Fact: That's not always necessarily the case. Lots of risk factors determine car insurance rates, but one that’s often overlooked is the demographics – particularly the age -- of your fellow buyers. For instance, if the average age of the person buying a certain model car is 29, that may mean that vehicle make and model will have a higher rate of accidents because there are lots of less experienced motorists driving them. Car insurance companies take into account a car’s history of claims when setting your rate. So, if you buy a sports car and the average age of your fellow owners is, say, 51, even if it’s a sporty car, you may pay a lower insurance rate than if you had bought a generic sedan that is driven by mostly younger drivers.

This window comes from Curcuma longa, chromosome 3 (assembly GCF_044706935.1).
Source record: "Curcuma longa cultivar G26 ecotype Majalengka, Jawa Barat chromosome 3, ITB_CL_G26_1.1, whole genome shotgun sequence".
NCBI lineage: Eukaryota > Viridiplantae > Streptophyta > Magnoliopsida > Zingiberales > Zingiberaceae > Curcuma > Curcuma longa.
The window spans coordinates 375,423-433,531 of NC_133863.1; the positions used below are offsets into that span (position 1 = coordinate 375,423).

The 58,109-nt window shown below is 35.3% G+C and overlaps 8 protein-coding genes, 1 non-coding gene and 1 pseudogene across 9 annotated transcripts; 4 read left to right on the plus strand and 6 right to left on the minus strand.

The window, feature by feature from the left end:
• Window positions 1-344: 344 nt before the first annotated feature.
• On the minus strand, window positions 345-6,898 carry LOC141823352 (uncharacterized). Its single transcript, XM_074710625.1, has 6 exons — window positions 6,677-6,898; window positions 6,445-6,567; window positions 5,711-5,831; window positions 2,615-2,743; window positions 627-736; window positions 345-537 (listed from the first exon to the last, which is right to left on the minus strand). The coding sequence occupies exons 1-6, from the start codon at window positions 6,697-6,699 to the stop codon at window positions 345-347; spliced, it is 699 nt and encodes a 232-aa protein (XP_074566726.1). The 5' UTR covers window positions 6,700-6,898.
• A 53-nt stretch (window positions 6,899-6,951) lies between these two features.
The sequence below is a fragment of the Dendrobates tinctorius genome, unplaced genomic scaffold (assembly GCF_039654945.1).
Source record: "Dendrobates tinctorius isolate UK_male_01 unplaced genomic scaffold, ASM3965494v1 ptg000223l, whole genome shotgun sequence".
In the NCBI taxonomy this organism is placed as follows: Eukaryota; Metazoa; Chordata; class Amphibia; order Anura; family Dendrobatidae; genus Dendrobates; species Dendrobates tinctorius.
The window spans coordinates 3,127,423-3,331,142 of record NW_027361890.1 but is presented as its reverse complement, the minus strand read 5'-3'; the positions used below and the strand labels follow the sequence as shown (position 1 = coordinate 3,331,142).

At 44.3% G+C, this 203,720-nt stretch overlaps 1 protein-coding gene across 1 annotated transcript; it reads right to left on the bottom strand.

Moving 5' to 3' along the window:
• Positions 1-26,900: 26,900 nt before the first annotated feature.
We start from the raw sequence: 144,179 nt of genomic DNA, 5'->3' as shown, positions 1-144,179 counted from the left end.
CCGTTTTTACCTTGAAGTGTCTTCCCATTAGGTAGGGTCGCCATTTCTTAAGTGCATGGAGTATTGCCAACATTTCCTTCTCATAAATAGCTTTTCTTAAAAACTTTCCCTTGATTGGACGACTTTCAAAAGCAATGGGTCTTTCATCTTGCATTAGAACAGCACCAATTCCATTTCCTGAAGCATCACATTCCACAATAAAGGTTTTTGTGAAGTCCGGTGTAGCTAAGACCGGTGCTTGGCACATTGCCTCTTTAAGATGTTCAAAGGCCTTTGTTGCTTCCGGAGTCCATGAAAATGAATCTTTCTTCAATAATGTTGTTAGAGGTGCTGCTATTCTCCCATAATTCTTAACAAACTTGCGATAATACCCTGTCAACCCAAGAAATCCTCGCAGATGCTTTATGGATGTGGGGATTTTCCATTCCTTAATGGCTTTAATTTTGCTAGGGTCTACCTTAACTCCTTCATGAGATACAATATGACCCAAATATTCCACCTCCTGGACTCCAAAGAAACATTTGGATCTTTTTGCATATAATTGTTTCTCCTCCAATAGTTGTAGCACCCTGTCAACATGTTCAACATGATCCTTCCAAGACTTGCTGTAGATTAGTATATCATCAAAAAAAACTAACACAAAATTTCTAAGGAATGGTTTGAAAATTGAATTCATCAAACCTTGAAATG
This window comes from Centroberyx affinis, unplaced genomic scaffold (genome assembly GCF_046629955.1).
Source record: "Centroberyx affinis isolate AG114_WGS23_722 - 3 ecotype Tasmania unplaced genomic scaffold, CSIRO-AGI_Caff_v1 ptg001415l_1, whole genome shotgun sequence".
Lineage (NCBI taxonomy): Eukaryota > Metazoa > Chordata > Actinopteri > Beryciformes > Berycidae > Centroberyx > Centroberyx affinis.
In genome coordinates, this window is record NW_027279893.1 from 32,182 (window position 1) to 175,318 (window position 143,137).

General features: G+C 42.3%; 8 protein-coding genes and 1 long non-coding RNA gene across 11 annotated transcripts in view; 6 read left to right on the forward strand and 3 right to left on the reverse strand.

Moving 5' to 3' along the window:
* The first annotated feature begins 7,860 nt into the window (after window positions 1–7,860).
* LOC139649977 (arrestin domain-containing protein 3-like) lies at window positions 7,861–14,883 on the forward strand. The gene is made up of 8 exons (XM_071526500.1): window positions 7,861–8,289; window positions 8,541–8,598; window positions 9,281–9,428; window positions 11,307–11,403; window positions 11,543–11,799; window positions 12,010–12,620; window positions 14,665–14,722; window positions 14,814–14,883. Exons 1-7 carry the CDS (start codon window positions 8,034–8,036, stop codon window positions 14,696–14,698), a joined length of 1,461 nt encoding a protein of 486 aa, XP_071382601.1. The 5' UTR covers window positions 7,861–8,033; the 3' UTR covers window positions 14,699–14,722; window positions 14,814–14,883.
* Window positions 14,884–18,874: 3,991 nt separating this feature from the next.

Let’s look at how once scenario plays out, using Ford’s new-model Mustang. Granted, Mustangs don’t enthrall drivers and garner national attention the way they did in the 60s, but the current model is among the bargains of the automotive world, insurance-wise. This is likely because, to some degree, the average Mustang buyer is 51 years old, according to marketing research firms who say nostalgic Boomers are big buyers. Typically, drivers that age have fewer accidents than ones in their 30s.

A 2018 Mustang coupe costs an average of $1,585 a year to insure, according to data gathered by Quadrant Information Service for Insure.com. Comparing car insurance rates by car, the same 40-year-old driver would pay about the same – a bit more or less -- for a:

  • Kia Forte SX -- $1,688
  • Nissan Versa Note 1.6 SR -- $1,487
  • Mazda3 Sport Hatchback -- $1,505

Demographics only go so far, though. The wrong ZIP code, a bad driving record or even poor credit can make any car more expensive to insure.

And down the road, if the Mustang proves more expensive to repair or begins to attract a younger, more accident-prone buyer, you can expect higher rates.